Financial barons are taking advantage of the troubled global market and low share prices.
By Mubeen Khaleel
Islamic Post Staff Writer
Carlos Slim Helu, known as Latin America’s richest man, is moving in on falling stock prices by purchasing extra shares in a few troubled, yet major, companies.
An analyst informed about one of the financial baron’s transactions made with Citigroup, told AFP that the investment firm owned by the Mexican billionaire now owns a one percent stake in the financial corporation, which was recently rescued by the United States’ government. The stake –amounting to nearly 26 million shares and worth almost $150 million– is “a portfolio investment of Grupo Financiero Inbursa,” said the analyst, who requested anonymity. Reuters reported Citigroup’s shares to have sunk to lows not seen since 1992.
“He’s taking advantage of prices,” Rogelio Gallegos, a portfolio manager at Actinver in Mexico City, told Reuters. Carlos Slim has been noted to have a “Midas touch” history of acquiring struggling businesses at low costs and turning them into profitable cash-cows. “It’s the best moment in the last five years to take stock market positions,” said Mr. Galegos.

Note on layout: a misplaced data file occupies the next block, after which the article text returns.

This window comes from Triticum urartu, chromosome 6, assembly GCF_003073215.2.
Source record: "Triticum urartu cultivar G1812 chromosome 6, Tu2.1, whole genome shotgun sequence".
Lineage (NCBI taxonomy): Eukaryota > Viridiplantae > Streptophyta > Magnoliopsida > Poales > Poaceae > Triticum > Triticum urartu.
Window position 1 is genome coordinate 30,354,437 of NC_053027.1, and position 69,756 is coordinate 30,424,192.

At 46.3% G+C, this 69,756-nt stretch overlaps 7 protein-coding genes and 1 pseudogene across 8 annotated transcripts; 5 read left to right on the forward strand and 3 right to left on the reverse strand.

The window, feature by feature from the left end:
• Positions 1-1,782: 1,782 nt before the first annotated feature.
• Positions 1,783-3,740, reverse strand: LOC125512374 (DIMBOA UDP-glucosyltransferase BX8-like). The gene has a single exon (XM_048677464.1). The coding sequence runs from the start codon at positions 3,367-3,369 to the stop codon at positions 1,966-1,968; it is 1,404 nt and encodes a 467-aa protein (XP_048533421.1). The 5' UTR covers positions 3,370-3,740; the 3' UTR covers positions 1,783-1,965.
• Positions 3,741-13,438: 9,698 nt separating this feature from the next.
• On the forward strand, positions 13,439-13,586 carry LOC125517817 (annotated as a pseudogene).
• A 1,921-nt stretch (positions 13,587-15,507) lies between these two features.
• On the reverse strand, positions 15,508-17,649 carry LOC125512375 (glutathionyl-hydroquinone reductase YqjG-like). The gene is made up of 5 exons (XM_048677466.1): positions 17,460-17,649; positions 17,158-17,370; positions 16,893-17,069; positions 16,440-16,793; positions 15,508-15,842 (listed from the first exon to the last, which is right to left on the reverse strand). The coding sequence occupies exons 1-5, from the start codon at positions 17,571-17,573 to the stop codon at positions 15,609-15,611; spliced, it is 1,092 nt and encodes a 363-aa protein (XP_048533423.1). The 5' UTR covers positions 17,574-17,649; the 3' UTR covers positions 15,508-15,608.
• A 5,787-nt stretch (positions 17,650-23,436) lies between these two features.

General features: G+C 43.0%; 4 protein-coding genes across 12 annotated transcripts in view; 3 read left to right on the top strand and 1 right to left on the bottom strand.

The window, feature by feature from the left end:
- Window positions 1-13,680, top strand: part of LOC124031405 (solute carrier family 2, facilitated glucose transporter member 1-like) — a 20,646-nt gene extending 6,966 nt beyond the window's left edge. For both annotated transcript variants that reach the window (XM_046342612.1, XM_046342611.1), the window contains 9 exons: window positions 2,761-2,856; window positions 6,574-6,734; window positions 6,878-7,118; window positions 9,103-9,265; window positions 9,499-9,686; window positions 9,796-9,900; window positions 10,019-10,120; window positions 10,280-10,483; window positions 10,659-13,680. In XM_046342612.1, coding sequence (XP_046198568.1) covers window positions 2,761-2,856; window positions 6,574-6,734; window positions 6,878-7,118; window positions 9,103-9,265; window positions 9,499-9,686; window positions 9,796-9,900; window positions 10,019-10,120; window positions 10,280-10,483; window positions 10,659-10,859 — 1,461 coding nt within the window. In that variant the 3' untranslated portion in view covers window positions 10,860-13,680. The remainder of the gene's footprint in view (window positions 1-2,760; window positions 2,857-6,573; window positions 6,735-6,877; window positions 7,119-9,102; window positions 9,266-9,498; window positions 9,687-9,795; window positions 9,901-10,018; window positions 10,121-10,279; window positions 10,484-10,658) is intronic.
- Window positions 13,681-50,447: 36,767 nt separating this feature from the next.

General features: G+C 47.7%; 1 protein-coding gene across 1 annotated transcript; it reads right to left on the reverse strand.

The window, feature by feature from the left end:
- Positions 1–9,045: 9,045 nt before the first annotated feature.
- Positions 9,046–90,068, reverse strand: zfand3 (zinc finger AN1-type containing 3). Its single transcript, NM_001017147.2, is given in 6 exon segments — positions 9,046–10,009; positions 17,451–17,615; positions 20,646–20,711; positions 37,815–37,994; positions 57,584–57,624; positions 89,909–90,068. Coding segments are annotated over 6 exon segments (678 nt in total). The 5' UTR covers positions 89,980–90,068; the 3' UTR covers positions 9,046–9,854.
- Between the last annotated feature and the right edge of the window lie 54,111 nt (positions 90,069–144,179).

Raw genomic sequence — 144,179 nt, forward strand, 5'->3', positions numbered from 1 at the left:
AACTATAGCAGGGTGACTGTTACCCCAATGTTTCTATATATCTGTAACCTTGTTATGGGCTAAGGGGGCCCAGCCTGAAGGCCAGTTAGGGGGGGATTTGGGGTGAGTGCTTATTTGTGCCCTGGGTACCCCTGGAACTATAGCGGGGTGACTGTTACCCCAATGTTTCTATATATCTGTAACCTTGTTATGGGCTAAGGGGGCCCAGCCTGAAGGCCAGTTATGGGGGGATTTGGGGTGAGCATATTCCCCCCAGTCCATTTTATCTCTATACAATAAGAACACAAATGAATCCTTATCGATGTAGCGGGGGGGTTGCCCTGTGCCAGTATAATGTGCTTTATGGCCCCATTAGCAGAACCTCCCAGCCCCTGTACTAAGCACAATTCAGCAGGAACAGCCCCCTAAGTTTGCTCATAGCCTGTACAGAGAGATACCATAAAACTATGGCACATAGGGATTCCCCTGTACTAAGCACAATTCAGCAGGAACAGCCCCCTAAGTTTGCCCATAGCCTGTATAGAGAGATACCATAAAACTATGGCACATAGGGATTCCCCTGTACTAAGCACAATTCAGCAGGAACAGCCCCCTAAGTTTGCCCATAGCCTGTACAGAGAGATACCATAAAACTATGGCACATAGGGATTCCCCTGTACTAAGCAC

Mr. Slim also increased his stake in the U.S. luxury retailer, Saks, to 18 percent, making him the company’s biggest investor, the news agency reported.
The new deals occurred only months after Mr. Slim Helu declared the current financial crisis to be a “very difficult situation,” the worst he had ever seen. He anticipated it would effect all economies and “impact everybody.” Slim also suggested in September that bank shareholders and executives should shoulder at least some responsibility for failing financial institutions.
Whether Carlos Slim’s new investments can be seen in this light or not, other billionaires are also embarking on new ventures, including Carl Icahn (1.8 billion invested in a floundering Yahoo!), Warren Buffett (proposed takeover of Constellation Energy Group, Inc.), and Chalva Tchigirinski, a Russian majority owner of Sibir Energy, which allowed his $340 million personal real estate buyout by the company).
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